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Go on! Have a laugh!

When the first baby laughed for the first time, the laugh broke into a thousand pieces and they all went skipping about, and that was the beginning of fairies. And now when every new baby is born its first laugh becomes a fairy.                                                                                                              J.M. Barrie

There is something quite magical about laughter. As parents, there are fewer things more beautiful than hearing your newborn laugh for the very first time. It is life-affirming, positive and extremely powerful. Research suggests that the average infant may laugh up to 400 times a day, and that this number decreases dramatically as we get older (the average adult laughs about 15 times a day). As human beings, we seek out opportunities to laugh. We recognise the need for it, and we sometimes crave moments of side-splitting guffawing. The proliferation of comedy clubs, and comedic acts are testament to this. There is a whole genre devoted to plays and films that are intended to make us laugh, ranging from absurd slapstick, to more cerebral, highbrow humour, that requires quick wit and presence of mind to engage with.

Pilgrims’ boys love to laugh, and they relish opportunities to share their quirky sense of humour with others. Pilgrims’ Got Talent is a wonderful event intended for us to experience the lighter side of life at school, and all for a good cause at that. It is also a fantastic opportunity to laugh with each other, and to celebrate that which makes each of us uniquely, well, funny!

In A Christmas Carol, Dickens wrote: “There is nothing in the world so irresistibly contagious as laughter and good humour,” and he is right. Think of the times you’ve caught a friend’s eye as you’ve both spotted something that you’ve found funny; but it’s not appropriate to laugh out loud. And each time you look up, you catch the other’s eye, and want to start giggling all over again. This goes on for ages, and what a relief when you’re finally able to let that laughter loose! Humour can bind us together like that, creating a shared memory that lasts long after the moment is past.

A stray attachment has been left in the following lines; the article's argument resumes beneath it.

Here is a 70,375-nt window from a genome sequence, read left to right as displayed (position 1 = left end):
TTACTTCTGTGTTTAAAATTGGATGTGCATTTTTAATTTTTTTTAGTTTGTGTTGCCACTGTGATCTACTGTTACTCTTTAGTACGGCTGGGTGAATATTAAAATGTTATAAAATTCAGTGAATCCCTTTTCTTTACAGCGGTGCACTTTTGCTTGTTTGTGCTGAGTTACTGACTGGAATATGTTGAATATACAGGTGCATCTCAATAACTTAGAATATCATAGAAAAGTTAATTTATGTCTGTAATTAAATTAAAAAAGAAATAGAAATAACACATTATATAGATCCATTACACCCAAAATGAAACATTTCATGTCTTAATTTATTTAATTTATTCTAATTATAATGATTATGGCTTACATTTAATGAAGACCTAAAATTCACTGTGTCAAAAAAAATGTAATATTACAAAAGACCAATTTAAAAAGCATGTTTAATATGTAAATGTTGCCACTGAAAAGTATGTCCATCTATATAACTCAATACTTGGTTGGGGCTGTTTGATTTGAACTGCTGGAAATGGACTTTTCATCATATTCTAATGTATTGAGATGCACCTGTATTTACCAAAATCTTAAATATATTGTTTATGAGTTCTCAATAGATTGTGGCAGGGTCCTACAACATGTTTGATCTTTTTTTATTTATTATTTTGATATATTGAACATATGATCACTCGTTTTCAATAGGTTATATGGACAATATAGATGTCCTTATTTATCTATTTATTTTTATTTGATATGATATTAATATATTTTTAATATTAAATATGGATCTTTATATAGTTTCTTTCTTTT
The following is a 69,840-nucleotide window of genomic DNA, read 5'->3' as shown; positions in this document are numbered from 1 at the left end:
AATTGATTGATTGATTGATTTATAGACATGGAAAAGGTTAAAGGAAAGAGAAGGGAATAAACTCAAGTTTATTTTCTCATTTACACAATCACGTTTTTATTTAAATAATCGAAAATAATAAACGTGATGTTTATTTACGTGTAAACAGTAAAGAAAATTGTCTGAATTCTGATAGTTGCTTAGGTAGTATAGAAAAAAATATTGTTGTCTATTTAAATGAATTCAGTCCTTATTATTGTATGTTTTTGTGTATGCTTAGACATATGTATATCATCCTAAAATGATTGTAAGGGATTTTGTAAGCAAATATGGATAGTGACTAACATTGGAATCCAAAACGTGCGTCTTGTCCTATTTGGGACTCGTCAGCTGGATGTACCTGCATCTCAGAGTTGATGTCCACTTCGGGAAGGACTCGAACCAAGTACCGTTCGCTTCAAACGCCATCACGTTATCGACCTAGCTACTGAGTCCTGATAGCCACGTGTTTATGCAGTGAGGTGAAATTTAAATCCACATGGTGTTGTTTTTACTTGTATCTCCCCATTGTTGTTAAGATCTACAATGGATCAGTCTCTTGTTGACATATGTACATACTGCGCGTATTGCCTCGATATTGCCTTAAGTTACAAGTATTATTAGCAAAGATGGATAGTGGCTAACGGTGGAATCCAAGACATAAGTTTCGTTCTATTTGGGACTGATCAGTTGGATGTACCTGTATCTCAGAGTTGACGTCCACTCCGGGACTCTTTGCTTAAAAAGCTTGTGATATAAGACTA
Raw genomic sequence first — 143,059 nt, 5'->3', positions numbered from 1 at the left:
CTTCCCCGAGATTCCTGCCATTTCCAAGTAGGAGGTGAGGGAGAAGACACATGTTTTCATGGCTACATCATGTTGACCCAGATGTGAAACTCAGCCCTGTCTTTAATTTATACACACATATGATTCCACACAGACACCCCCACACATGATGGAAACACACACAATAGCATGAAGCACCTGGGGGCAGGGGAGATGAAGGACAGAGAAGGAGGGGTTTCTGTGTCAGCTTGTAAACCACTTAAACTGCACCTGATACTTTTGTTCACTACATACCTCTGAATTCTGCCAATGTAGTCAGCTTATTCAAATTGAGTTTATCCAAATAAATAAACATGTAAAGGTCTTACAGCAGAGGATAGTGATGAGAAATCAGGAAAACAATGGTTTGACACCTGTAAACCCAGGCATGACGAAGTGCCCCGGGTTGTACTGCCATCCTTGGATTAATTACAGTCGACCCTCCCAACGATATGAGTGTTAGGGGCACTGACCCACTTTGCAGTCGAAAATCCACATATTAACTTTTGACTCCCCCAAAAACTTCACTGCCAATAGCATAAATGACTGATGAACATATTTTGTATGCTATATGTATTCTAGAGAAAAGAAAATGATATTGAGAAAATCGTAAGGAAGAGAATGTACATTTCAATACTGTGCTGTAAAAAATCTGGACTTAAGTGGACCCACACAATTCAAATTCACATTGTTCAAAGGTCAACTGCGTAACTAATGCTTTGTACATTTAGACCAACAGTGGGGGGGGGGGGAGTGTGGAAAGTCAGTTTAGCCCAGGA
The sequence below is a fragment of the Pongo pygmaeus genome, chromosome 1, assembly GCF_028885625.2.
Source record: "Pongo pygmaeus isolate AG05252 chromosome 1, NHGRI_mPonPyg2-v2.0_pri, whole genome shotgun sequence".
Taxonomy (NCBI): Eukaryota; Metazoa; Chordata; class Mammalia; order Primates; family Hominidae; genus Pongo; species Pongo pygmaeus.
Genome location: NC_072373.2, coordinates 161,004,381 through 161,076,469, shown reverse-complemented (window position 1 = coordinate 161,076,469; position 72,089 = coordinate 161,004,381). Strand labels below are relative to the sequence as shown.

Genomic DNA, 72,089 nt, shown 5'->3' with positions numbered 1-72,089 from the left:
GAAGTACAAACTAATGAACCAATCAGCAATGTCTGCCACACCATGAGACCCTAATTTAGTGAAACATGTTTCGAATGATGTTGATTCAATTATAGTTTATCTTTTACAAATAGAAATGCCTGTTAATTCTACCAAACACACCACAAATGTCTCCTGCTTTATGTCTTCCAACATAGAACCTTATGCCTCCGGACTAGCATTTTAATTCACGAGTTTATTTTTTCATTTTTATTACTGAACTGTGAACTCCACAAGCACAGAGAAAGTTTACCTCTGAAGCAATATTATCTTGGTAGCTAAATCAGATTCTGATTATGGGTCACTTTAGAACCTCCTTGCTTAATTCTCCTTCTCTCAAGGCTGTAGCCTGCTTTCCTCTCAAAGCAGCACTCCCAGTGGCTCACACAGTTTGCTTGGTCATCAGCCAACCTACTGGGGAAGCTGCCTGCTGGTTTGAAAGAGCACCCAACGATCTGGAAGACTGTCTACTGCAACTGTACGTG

Humour is a good thing in schools. The teachers we remember most fondly are often those who made us laugh during lessons, and in that way connected us to the material being covered. It somehow ignited our faculties of learning, and hardwired the memory of that concept in a way that it has remained easy to access, even years later. Zak Stambor from The American Psychological Association says, “When used effectively, classroom comedy can improve student performance by reducing anxiety, boosting participation and increasing students' motivation to focus on the material.”

Humour is vital in a school setting, and there are a number of reasons why it should be used when appropriate. It may create an environment where children feel okay about making the odd mistake. If we can teach children to make light of the small mistakes made from time to time, it will help them to learn that making a mistake is natural, and not something that should be dreaded. It may also help them to simply get back up and try again. For those of us who taught our own children at home during the pandemic, we know that there were times when humour was in short supply!

Children who are reticent to participate in class discussions, may be coaxed in through the use of humour. If a teacher is able to make the learning process light-hearted and fun, it may help those who are not usually keen to share their ideas to offer their thoughts in this less threatening context. A bit of humour put children at ease, and when they are comfortable, they tend to learn, and retain, information a lot better.

Humour is also something that binds us together because laughter is something best experienced with others. When we are able to share a joke, or laugh at an amusing situation with someone, it makes us feel like we are part of something special. This is also very true for families. Finding opportunities to laugh together is a wonderful way to spend time together and build special memories. Watching a funny family film together and sharing our favourite parts is a lovely way to pass the time.

As Easter approaches, and there is perhaps a little more time to spend together as families, let’s look for ways in which to experience the lighter side of life, and enjoy those we love.

Craig Cuyler

Director of Wellbeing


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